Smaller Town, More Equality

As I've gotten older, I've really come to realize how much more social and economic equality there can be in small towns than large cities.  San Francisco is a classic example.  The divide between rich and poor there is so extreme.  The town is dominated by millionaires and homeless people, and not a whole lot in between. The neighborhoods are highly divided based on these economic divisions.  The janitor at a tech company is most definitely not sending his kids to the same school as the engineers there, nor are they likely going to the same churches or community events, or even live in the same city.  The working class (if they live there at all) have to find small, undesirable places to rent, often in dangerous neighborhoods.  The other option is commuting from completely different areas, sometimes taking multiple hours of driving each day.

Now contrast this with living in a small town.  Helen grew up in a town with about a 1000 people in it.  In it, everybody knows everybody, regardless of economic standing.  The millionaire family that runs the local farm equipment company sends their kids to the same school as the people working at it.  They go to the same churches, play at the same parks, go to the same community events.  And everyone can own a home.  No one is forced to live in a dangerous part of town, because there aren't really any "parts of town".  The whole town is essentially walkable from one end to the other.  Sure, there aren't much stores, but is that even necessary in today's age of Amazon Prime?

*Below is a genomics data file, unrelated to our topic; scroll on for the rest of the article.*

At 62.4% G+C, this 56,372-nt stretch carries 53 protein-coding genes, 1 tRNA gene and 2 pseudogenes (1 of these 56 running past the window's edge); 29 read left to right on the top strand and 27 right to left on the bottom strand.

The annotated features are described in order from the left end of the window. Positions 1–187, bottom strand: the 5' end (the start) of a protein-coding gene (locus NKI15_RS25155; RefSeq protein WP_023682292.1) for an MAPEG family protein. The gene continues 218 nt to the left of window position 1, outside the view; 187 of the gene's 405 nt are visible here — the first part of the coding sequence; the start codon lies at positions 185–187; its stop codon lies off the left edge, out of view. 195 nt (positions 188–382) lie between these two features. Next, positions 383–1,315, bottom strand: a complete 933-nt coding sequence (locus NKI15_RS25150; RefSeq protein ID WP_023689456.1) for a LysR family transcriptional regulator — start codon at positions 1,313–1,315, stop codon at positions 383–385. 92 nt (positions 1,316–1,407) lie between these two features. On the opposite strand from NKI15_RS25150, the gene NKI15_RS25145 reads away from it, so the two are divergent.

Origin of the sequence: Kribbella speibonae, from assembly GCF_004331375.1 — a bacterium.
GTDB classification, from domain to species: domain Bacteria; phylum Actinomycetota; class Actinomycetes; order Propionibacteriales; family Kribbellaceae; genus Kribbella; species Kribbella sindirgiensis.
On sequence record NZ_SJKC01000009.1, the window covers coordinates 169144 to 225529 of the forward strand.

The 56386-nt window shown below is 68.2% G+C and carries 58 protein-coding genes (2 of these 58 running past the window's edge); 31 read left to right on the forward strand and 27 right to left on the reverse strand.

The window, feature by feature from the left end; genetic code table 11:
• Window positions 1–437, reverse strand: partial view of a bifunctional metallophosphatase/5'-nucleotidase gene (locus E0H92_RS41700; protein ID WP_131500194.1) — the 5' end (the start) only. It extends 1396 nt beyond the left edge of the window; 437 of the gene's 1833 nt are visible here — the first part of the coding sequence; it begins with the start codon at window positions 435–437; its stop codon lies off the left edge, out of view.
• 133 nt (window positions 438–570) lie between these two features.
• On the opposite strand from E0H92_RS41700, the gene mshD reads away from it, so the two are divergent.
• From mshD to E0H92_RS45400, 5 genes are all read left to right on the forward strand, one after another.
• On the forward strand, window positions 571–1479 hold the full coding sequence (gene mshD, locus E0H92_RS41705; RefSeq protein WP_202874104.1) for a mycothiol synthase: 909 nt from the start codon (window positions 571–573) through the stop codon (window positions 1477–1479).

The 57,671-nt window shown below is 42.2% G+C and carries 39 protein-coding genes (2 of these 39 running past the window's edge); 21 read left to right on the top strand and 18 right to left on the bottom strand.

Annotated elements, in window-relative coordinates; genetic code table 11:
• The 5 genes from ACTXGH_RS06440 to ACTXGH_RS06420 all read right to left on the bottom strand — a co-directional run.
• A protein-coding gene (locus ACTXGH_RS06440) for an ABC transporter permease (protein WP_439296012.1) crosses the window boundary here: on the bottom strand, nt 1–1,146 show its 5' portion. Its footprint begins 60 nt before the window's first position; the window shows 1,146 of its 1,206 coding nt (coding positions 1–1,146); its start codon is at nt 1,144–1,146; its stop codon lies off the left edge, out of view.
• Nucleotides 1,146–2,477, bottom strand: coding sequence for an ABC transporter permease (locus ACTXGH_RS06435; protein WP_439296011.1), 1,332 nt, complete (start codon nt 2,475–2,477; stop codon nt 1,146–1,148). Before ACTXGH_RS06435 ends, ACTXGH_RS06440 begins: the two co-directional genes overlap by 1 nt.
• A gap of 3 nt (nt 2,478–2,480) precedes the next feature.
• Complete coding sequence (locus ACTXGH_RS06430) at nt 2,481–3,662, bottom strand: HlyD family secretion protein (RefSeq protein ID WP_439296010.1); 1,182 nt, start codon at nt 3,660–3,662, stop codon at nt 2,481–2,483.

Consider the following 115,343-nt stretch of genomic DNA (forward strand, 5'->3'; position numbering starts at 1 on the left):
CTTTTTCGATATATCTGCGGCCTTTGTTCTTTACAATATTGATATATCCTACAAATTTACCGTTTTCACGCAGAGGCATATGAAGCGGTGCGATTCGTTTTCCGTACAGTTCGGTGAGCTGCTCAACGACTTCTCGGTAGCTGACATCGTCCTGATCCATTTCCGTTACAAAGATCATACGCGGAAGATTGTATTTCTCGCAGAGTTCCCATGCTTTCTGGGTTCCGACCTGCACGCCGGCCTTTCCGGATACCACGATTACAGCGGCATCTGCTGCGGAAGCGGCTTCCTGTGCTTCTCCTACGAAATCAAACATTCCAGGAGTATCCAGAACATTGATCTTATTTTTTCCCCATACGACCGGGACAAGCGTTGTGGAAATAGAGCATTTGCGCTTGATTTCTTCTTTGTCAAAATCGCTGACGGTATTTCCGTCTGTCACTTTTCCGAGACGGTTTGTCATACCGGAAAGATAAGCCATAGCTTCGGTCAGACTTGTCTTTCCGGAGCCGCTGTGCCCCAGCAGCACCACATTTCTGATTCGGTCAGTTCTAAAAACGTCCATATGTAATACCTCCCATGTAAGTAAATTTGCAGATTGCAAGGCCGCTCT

The ironic part about all of this is that small towns are often thought of as being so much more conservative than big cities like San Francisco, but which one actually lives closer to the progressive ideal (at least as far as economic stratification is concerned)?  The whole thing is pretty ironic if you ask me.  No wonder the hippies all wanted to move away from large cities to the country.  


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